Food and Farms as Learning Experiences
During a visit to a farm, a natural food producing area, or through simply buying and eating whole unprocessed food, there is an opportunity for mind/body shifts to occur in terms of human-nature relationships and potential, and therefore in climate understanding. Participating in farm activities, agroecotourism classes, farm apprenticeships, gathering fruit or vegetables from a U-pick farm or even just selecting produce directly from a farm-run farm stand can result in moments of embodied experiences (Carolan, 2008). According to a study conducted with agritourism providers of 592 farms in the state of Missouri, 66.9% of agritourism providers viewed educating the public about agriculture as being very or extremely important (Hayden and Buck, 2012). Farmers as agricultural educators are an important part of social bonding and this relates to the ability of the farm family to interact with customers (Tew and Barbieri, 2012).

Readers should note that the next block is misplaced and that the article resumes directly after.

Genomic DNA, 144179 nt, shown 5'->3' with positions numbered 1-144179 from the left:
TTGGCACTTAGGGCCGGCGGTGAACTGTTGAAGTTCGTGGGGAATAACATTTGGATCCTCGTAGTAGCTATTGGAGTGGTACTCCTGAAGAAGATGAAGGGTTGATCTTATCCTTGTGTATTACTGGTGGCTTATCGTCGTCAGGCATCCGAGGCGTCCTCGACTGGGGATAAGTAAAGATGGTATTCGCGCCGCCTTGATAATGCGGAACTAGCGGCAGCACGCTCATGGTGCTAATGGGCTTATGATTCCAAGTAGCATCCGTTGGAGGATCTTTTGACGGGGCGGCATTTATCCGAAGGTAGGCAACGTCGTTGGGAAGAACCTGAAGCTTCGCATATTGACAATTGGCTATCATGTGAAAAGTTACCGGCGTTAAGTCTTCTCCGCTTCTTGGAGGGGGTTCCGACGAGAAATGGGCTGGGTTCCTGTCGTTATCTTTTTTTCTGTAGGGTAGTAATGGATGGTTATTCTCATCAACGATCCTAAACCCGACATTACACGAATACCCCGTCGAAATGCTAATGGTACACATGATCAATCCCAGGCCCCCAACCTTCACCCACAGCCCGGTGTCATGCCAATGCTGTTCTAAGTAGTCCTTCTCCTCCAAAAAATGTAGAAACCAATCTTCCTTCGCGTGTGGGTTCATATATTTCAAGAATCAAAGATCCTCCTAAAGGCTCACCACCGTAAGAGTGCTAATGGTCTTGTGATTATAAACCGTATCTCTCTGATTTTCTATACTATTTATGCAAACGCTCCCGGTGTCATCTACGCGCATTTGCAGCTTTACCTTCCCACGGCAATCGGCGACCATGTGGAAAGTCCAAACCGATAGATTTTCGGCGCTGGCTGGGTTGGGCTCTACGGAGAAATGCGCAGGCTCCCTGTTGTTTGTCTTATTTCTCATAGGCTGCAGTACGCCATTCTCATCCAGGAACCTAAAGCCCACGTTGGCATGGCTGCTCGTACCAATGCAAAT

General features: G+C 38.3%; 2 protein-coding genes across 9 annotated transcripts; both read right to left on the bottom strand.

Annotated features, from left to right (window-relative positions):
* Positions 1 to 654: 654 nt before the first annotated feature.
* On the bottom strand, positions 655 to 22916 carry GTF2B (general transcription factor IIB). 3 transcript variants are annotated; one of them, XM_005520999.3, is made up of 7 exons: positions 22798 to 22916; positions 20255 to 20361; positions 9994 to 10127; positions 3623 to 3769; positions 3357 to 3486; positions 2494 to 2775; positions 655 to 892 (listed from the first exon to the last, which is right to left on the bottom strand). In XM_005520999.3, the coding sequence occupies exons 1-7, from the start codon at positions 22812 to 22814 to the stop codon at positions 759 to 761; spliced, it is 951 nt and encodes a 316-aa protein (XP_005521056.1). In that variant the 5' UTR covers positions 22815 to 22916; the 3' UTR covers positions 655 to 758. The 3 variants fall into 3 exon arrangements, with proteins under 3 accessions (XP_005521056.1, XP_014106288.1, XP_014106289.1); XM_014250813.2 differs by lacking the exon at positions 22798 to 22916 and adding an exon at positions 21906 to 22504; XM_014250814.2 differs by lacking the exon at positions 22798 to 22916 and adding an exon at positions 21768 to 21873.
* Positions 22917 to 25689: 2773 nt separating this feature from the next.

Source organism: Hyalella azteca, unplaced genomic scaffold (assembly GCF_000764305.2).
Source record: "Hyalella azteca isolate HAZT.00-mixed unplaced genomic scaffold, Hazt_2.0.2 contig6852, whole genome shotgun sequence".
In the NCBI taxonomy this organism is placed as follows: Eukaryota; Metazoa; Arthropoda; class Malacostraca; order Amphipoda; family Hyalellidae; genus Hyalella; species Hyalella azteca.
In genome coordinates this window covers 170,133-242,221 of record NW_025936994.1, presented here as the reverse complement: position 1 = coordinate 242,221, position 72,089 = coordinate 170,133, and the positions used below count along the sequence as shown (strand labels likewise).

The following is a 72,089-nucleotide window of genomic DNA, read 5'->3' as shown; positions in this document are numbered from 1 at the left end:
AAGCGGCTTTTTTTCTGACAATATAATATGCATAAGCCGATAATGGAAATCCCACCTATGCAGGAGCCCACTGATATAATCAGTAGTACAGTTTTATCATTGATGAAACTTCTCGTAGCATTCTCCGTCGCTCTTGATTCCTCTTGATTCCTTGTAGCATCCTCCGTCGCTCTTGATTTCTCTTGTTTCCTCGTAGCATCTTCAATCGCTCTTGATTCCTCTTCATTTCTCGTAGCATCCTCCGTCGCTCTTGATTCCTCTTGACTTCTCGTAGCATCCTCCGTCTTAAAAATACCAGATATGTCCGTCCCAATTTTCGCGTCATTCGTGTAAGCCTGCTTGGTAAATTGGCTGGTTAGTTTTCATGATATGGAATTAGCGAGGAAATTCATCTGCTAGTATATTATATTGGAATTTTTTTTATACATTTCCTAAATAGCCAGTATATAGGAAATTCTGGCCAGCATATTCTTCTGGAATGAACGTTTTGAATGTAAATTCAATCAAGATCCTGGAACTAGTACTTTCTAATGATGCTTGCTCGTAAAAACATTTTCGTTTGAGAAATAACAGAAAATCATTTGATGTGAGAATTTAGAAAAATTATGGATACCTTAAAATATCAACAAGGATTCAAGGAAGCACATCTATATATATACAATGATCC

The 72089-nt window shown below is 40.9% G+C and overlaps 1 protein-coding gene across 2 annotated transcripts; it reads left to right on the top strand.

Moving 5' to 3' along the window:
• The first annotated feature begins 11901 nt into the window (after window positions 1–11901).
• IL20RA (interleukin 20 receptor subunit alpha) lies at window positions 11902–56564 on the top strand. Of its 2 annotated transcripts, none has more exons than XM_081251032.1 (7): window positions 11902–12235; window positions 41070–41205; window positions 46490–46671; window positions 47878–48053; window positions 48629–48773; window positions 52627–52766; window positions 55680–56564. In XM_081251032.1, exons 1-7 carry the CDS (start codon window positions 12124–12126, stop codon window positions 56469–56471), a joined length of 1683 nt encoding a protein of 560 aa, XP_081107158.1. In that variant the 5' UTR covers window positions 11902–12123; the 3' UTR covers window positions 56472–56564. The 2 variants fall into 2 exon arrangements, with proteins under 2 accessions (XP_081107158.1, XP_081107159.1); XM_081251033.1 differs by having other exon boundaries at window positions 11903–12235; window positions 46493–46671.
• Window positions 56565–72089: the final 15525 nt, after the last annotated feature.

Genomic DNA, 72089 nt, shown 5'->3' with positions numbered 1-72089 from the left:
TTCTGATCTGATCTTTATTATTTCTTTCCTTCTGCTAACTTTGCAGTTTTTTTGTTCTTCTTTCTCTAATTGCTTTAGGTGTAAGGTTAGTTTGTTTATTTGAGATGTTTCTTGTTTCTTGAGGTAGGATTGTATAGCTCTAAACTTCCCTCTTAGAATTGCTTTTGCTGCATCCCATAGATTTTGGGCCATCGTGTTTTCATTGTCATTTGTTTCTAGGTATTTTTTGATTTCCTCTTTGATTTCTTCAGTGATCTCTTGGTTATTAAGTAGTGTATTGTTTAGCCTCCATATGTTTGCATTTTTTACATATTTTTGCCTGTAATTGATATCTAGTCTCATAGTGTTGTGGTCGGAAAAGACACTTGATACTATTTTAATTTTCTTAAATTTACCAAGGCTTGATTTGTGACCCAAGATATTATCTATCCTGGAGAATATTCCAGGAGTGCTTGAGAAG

When visitors engage in experiential and didactical activities on these sites, there is a development of personal awareness and a deeper embodied understanding of external environments. These system realizations support more abstract concepts, such as the connection of personal action and climate impacts. Farm visits can contribute to a place-based connection and the development of stronger systems awareness (Tew and Barbieri, 2012). Carolan (2008, p. 408) again encourages an understanding that if we ‘think with our bodies then we must think about the countryside with our bodies too’ and that rural studies need to incorporate embodiment so that we may begin to understand how to ‘give non-farming bodies a feel for production agriculture’ (p. 419) in order to open up interests in on-farm activities and how they may shape people’s attitudes towards nature, the countryside and agriculture. I argue this notion can and should also be applied to peri-urban and urban contexts.